Chip/sensor to get number of connected devices in series

Hi,

I am looking for somekind of chips or sensors that can be connected in series and then report back how many of them there are.

So imagine I have my Arduino A and my chips c. I should then be able to connect them like:

A--c--c--c, and they should be able to report back that there are three of them. The order should not matter.

I hope it makes sense. I've been Googling around forever with no results.

Do you know if anything like this exists?

Are you willing to program the sensor's so they can determine this? Seems to be quite an undertaking for some undetermined reason!

Paul

Can you explain a bit more what you're trying to do?

If you have an unknown number of chips connected to the same pin or pins, you can't tell how many are connected without something more. Some ideas from the common interfaces where you can have multiple devices on the same pins

have address pins and use a protocol that uses some form of addressing (I2C - that's why many I2C devices have address pins).

Have an extra line going to each place where a device can be connected, and use that line to tell the device that it's the one you're talking to (this is what SPI does)

Give each device a unique ID so you can use that to identify it (OneWire does this)

Sort of - some I2C devices have a jumper-settable address selection, from 0 or 1 up to 0 to 8.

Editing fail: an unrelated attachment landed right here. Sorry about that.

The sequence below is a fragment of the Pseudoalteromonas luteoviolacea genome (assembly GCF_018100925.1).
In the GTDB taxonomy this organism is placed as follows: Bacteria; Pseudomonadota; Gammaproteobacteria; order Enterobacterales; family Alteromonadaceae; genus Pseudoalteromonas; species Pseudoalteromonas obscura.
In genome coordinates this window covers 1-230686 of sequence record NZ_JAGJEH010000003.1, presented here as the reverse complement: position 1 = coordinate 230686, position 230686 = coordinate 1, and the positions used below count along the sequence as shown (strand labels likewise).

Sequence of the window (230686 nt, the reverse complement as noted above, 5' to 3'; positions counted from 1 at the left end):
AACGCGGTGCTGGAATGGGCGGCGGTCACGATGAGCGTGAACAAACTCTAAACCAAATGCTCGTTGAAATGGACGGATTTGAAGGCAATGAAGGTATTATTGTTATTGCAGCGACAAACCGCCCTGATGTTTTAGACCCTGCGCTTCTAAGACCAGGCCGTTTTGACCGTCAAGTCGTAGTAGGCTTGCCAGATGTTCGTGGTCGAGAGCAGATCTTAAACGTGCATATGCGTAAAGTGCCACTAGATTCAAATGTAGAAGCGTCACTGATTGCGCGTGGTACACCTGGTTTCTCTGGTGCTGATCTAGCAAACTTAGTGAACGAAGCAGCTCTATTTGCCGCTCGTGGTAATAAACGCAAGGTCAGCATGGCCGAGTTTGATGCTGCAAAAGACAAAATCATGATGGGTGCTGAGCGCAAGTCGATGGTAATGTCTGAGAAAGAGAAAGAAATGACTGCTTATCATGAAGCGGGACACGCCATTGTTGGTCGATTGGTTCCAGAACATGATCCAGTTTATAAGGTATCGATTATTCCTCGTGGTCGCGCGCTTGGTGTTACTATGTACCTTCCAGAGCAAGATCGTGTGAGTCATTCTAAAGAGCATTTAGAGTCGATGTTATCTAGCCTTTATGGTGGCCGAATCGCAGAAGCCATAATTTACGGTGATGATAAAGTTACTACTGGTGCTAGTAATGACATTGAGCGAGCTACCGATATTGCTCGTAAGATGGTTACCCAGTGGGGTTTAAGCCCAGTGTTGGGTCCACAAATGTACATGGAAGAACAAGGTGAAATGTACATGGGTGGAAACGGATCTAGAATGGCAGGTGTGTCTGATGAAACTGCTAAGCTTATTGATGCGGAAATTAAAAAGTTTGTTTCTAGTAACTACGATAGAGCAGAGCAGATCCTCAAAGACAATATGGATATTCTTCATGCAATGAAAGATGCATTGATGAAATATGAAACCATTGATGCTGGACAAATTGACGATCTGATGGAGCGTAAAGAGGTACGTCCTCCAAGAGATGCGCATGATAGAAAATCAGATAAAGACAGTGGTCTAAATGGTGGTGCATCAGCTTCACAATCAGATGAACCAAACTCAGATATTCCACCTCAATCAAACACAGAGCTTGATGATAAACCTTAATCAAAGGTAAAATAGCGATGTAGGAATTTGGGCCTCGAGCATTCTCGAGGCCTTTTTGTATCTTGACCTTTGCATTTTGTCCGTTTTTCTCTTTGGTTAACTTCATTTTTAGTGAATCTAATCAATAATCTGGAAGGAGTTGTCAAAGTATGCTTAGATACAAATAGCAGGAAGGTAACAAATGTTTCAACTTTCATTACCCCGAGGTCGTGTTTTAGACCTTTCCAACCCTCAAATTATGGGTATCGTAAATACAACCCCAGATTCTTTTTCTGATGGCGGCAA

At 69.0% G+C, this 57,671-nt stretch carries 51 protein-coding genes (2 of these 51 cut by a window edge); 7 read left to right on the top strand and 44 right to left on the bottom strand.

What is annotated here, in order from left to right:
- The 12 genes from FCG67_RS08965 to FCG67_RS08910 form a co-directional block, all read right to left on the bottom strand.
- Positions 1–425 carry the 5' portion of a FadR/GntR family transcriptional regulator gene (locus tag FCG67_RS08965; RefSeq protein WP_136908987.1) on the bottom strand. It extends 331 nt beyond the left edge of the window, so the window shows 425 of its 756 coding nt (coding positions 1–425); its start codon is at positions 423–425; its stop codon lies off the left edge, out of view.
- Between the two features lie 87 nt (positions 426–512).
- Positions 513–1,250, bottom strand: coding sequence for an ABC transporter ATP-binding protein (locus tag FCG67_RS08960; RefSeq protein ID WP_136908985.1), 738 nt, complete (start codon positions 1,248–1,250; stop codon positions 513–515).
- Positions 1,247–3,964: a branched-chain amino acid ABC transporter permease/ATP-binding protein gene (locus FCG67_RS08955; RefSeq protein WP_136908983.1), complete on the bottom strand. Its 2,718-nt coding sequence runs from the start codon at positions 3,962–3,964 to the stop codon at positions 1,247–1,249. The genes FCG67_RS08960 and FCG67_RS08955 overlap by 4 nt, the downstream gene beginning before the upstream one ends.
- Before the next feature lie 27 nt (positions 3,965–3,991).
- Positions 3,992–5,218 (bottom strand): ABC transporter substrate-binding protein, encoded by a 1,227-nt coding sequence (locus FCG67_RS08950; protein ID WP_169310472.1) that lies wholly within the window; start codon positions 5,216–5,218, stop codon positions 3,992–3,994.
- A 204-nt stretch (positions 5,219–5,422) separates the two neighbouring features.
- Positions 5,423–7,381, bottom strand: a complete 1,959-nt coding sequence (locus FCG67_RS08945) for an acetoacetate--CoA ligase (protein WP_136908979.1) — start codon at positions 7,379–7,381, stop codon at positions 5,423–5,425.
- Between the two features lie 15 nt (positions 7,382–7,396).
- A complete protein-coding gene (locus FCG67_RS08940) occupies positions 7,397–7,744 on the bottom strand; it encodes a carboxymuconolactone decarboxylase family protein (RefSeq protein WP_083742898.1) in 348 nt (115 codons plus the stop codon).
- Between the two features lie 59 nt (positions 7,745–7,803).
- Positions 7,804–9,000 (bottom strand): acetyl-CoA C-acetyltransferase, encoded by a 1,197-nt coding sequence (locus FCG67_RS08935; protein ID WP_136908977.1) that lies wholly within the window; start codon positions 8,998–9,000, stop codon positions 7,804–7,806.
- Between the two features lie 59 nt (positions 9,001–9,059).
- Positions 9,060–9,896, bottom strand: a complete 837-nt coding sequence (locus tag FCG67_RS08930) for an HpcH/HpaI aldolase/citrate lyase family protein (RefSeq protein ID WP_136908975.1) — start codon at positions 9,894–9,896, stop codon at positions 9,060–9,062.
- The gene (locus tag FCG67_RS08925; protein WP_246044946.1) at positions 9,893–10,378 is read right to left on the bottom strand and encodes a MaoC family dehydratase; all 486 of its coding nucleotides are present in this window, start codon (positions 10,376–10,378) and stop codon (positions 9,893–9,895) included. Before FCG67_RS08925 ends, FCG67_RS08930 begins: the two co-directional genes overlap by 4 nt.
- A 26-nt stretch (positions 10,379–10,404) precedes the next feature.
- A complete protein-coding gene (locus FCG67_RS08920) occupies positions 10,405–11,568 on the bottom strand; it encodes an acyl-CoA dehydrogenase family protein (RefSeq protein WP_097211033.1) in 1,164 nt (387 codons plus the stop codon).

You could run the I2C scan code and see how many valid addresses responded.
For devices with only 1 bit for address select, each device can have its address select bit controlled via an Arduino pin like a slave select (or from a shift register to save on pins), the one device with a 0 responds to that I2C address, the rest are looking for the address corresponding to a 1 on the bit do not respond

Or you could redevelop the Token Ring network.

Paul

There are also 'simplifications' of the TRN suggested by PaulS.
Each node is polled by the host, and is self-aware, and initialises itself before passing further requests down the line.
So you know the first 'id' returned is the first node in the chain, second is next etc...

The actual ID in each node can be selectable, pre-programmed (like one wire), or a random number... if the downstream node sees an upstream trying to report a duplicated id, it retries the init request (for a new, different node ID.

Thanks for the replies! I will look into I2C and Token Ring Network.

What I want is to be able to connect an arbitrary number of "blocks", in series, to my Arduino. So each of these blocks have power in, ground in, power out, ground out, and an addressable LED. But in my project I do not know how many blocks there are connected when the Arduino boots, and therefore I cannot specify the number of addressable LED's.

The best thing would be a chip/sensor with a programmable ID, so the Arduino could know that this block have e.g. three LEDs instead of one.

Hope it made sense :slight_smile:

The best thing would be a chip/sensor with a programmable ID,

Actually - the best thing is a random ID.
That way, when you replace a node - you don't have to change or remember anything - it installs itself!

The bus master - simply keeps a table of the node IDs as they are returned - in order from nearest (first) to the last.

lastchancename:
Actually - the best thing is a random ID.
That way, when you replace a node - you don't have to change or remember anything - it installs itself!

The bus master - simply keeps a table of the node IDs as they are returned - in order from nearest (first) to the last.